My essay "Tripod Lookout Blues" now up at THE JOURNAL, the literary journal of OSU! The editors were very cool to work with, and encouraged me to get wierder rather than conventional. Essay is, of course, from the end of my summer at Tripod Lookout in Idaho.
Friday, May 19, 2023
Friday, May 12, 2023
Just found out that a haiku of mine was accepted into the Museum of Northern Arizona's bus lines program, where a poem is paired with a piece of artwork from the museum and appears on a city bus. (I think that's how it works.) And check out the art they paired my poem with! "Sunset Horse" by Paul Dyck. Follow the link to see all poems and artwork, including a poem by my barefoot friend Thea Gavin.
Monday, May 8, 2023
Friday, May 5, 2023
written and directed by Nida Manzoor
Part of the pleasure for an American audience is the sort-of ‘come out of nowhere-ness’ of Polite Society: none of the actors are well-known here, and most are relative newcomers. Even writer/director Nida Manzoor is somewhat new—she directed the British tv series We Are Lady Parts, and a couple Doctor Who shows in 2020. She has crafted a quirky comedy about Pakistani-British teens trying to fit in in contemporary London, and there is a higher pleasure in how all these relative newcomers can come together and make a good, funny, movie with, incidentally, characters and a cast of (secular) muslims.
Ria Khan (Priya Kansara) is a fifteen year old immersed in western pop culture, with plans to be a stuntwoman and work in Marvel movies (Or, as they say in Britain, apparently, to work in “a Marvel.” She attends a private girls school (which, in England, confusedly, are called public schools) and takes karate lessons, while posting videos (“vids”) of herself reciting Marvel-esque lines combined with martial arts moves, to her website (not Instagram, actually) which is titled, Kahn-Fu.
Her older sister Lena (played by Ritu Arya) is eighteen to maybe twenty, an art-school dropout in low-grade goth depression, frustrated that she’s not ‘good enough’ as an artist, but unsure of what else to do. Ria adores her older sister, and looks to her as a role model, so when Lena is set up in an arranged marriage with the handsome rich Salim Shah (played by Akshay Khanna)—and actually ends up enjoying his company and becomes happy quits her artistic aspirations—Ria is devastated: If Lena gives up her dreams, then how can Ria hope to accomplish hers? Thus, Ria goes into superhero mode in order to rescue Lena from this sinister arranged-marriage plot.
The funny part is, of course, that there might actually be a plot, beyond the arranged marriage. Thus, Polite Society nudges into an homage-to-Marvel action movie, all the while still keeping with Bollywood-ish conventions: there is still a dance scene, in which Ria sings with the overdubbed voice of a much older woman. But also martial arts! With women in full traditional (gorgeous) Pakistani-muslim marriage dresses whirling and twirling in the air.
After Ria has convinced her nerd friends to help her rescue her sister from marriage, all three of them raise their fists and yes, “Down with the patriarchy!” What they don’t realize is that they’re actually taking on the matriarchy. In British-Pakistani society, or at least as it’s portrayed int Polite Society, the mothers have all the power and the do all the scheming. Ria’s dad (played by Jeff Mirza) is just a middle-class office cog, deferring to his wife in all matters, including the arranged marriage—the most interesting line he has is when the whole family attends a soirée at the Shahs. On their arrival, looking at the huge Shah house, he says simply, “Shit.” He’s fully aware of the class difference between the two families and doesn’t feel worthy. Ria’s mom (Shobu Kapoor) is also fully aware of the class difference: that’s why she wants to get Lena married, to marry up and into the Shah lifestyle.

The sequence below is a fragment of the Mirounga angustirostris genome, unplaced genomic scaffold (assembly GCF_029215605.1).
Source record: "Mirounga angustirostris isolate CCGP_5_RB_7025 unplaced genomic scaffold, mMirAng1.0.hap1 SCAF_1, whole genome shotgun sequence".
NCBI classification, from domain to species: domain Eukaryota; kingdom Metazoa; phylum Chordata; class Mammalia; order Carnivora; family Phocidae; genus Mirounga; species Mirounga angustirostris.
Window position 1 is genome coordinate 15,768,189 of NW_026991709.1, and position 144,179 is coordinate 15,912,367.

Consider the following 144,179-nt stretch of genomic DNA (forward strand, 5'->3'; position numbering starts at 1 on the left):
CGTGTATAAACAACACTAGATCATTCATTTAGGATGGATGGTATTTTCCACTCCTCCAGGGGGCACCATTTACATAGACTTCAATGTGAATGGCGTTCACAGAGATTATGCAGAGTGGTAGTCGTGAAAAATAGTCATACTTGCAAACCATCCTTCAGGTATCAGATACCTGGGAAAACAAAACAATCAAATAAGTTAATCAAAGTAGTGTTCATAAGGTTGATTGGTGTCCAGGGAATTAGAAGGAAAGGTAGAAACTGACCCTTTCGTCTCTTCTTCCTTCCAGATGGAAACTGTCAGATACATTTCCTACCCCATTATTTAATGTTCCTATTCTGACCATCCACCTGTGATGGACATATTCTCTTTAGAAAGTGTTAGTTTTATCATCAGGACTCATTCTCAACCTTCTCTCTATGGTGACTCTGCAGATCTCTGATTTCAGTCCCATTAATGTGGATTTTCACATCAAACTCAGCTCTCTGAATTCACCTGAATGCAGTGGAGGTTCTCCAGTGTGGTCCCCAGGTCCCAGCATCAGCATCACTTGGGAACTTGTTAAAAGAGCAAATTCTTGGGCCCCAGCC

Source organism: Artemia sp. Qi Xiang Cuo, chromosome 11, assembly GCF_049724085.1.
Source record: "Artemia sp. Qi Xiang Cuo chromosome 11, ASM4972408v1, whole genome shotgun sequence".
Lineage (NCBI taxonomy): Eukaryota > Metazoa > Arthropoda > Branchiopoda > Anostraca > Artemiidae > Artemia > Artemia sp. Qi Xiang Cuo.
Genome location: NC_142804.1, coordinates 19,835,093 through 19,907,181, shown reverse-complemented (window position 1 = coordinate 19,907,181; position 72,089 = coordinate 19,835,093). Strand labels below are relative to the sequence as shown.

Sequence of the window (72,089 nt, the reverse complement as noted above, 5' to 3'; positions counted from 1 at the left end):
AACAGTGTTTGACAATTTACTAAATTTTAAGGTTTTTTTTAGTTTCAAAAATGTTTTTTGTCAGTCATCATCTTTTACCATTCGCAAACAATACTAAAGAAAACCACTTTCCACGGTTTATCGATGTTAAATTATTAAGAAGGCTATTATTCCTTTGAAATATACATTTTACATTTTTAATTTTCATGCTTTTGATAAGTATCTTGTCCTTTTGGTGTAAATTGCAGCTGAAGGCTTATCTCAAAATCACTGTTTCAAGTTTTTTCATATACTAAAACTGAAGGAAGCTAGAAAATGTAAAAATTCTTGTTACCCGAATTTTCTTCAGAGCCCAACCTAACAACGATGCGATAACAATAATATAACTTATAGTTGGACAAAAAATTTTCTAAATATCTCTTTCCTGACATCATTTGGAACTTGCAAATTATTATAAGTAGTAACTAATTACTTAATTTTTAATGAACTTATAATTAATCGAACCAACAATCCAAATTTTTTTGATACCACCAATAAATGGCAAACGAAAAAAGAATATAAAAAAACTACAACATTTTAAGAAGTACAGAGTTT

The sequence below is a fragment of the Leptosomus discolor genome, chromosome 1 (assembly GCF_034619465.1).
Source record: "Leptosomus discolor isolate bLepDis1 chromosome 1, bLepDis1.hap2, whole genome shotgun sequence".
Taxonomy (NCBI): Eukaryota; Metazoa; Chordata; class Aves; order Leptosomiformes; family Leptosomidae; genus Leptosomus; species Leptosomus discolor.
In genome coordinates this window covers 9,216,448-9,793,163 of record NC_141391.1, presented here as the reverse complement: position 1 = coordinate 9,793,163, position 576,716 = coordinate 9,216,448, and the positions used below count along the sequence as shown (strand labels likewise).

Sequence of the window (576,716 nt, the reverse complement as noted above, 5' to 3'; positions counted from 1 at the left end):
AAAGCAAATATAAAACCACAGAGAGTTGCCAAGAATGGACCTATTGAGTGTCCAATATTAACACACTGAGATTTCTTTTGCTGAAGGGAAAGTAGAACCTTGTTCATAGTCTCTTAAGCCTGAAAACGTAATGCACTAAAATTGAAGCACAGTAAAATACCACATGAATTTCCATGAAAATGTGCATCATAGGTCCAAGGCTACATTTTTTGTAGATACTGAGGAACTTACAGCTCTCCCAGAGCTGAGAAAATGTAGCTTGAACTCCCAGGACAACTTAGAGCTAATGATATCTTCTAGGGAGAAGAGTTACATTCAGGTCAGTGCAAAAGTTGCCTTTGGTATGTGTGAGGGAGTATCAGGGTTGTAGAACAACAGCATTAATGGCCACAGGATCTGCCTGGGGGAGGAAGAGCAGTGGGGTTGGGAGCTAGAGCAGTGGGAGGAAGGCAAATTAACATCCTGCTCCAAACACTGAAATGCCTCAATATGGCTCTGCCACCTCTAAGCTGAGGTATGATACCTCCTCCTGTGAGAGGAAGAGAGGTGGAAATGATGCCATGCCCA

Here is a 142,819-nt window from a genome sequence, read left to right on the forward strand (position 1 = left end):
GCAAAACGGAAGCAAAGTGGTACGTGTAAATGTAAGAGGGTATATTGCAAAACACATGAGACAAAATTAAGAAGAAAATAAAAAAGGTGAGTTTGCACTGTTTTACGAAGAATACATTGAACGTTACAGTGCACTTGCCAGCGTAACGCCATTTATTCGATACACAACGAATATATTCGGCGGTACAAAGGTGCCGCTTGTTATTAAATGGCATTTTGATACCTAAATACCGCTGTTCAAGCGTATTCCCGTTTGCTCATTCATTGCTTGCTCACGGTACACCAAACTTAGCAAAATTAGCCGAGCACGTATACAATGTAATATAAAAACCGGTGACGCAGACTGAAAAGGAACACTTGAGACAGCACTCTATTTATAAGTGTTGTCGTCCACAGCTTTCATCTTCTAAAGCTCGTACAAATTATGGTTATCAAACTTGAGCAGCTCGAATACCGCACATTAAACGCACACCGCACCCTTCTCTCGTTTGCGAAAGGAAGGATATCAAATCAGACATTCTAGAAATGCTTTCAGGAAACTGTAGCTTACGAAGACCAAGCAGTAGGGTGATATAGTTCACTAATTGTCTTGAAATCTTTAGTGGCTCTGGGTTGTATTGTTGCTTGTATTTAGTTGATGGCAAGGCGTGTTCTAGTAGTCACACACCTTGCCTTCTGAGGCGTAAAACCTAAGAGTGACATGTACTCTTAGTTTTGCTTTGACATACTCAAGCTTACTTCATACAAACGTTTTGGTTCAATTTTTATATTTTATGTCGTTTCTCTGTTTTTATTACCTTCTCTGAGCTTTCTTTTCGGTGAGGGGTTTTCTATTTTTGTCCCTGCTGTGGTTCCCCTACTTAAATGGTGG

Ria accuses Lena “going Jane Austen” in going along with the arranged marriage to a rich man. Lena counters that, like Austen’s characters, she’s still choosing to do so. The appeal of Austen, and of Polite Society, is the feeling in young people that they’re still not in control of their own lives and that parents still push their children (especially the girls) into lives they don't want. This is amplified in Polite Society. After all, marriages from the Indian sub-continent are still mostly arranged. writer/director Nida Manzoor’s agenda is obviously that Pakistani families should embrace the freedom of choice, in marriage and, as it’s put in the movie, in what one wants ‘to do’—meaning a job but also a life. These are issues that most people still go through, so that, even in this supposed unique sub-culture of British-Pakistani families, there is a universal appeal, even as Manzoor celebrates the differences too.
Polite is always a façade, society in the ‘high society’ sense is always a façade, which covers up what people really think, otherwise society would collapse—according to society. Ria speaks freely, speaks her thoughts—she’s not polite. She doesn’t want to fit in to polite British-Pakistani-Muslim society. To Ria, Lena becomes the example of what becoming polite means, or what happens: she goes from impolite goth-muslim to something else—something designed by adults. And though polite gets her the handsome rich Pakistani boyfriend, is also gets her conformity, just like what happened to her mom, and all the other older Pakistani women. Ria senses that the creative life isn’t so much a goal, as a process, a life, a way of living. The tension in the movie is of course, like it is with young people in any society, whether Ria and Lena can choose their own lives, and be supported in that act. That process.